The Department of Education (DepED) might do us a solid one this school year. If the decision pushes through, “likes-based” school projects will be banned, just as it should be, based on announcement yesterday, Jun. 10.
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Similarly, the Department of Information and Communications Technology (DICT) said that “these projects could expose students to issues such as breach of privacy or cyberbullying through the comments left on their outputs.”
With that, I say DICT is preaching to the choir.
“[Banning of projects based on likes] is only half of the policy that we’re asking to be discontinued,” DepEd spokesperson Annalyn Sevilla tells AM radio station DZMM. “What we’re saying is that it’s definitely not based on social media. It’s not also based on likes. We have to give the sound assessment—what the basis is for a sound assessment. Half of what we’re saying is introducing the right platform.”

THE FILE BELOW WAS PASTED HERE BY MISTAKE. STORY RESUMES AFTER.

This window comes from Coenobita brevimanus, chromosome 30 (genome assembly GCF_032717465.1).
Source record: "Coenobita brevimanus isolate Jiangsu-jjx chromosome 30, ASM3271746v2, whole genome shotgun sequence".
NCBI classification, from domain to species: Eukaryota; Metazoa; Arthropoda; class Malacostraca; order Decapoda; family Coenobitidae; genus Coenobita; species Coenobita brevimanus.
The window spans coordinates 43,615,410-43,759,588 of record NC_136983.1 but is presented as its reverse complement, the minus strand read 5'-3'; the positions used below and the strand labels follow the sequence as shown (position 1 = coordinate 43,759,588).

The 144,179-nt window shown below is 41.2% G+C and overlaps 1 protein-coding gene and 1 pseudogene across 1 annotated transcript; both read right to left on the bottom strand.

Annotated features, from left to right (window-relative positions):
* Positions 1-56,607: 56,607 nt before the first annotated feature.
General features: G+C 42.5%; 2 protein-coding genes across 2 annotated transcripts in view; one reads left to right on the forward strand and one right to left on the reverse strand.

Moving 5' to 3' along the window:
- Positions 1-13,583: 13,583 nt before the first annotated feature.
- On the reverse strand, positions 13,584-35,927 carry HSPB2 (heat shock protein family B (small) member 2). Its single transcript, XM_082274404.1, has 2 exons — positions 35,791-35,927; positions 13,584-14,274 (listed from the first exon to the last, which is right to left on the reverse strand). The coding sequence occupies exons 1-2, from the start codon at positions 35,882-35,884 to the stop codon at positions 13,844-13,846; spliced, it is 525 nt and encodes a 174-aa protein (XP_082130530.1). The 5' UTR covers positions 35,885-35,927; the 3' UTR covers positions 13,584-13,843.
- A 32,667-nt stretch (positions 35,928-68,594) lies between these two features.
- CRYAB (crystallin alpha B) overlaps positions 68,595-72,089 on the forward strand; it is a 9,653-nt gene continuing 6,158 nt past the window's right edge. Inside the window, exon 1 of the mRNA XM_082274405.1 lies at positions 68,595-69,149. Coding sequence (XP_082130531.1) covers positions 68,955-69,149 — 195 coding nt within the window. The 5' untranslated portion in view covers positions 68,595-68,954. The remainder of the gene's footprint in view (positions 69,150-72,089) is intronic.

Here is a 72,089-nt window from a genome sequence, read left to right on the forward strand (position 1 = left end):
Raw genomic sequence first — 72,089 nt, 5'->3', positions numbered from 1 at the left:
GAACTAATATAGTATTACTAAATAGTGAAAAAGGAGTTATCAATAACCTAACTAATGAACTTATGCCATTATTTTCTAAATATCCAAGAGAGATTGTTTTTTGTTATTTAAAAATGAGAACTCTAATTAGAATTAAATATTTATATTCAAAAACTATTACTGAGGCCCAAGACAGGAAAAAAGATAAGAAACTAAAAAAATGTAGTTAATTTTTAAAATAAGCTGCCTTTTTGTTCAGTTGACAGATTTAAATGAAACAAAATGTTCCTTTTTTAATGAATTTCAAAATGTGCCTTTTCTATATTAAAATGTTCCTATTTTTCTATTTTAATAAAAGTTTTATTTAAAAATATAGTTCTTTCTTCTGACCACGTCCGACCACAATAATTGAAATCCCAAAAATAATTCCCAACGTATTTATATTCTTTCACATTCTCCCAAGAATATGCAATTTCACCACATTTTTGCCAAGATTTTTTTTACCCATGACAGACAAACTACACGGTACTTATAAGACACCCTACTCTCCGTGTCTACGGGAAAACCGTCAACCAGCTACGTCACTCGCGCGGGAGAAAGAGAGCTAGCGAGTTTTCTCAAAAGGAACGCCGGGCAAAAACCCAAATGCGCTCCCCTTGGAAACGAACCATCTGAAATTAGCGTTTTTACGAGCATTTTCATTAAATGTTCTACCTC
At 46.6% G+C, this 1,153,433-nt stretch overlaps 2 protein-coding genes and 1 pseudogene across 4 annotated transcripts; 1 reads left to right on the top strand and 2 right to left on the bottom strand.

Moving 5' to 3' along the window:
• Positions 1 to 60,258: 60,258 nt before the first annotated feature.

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As a former student who went through this, I agree. It’s an inaccurate measurement of a student’s merit. And let’s face it, “likes-based” school projects are dumb popularity contests.
With “likes-based” projects, students’ hard work can be overshadowed. A student’s project can lack effort, but make up for whatever likes they’ve garnered. It’s unfair for students who actually put the work in.
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Social media might be the norm now. And maybe some teachers want to “connect with the youth.” That’s great and all. But speaking for students everywhere, let me tell you right now—y’all should stop. You’re starting to look like Steve Buscemi on 30 Rock.
We’re here to learn. Not to participate in your “like-based” Hunger Games, tysm.
Art by Renz Mart Reyes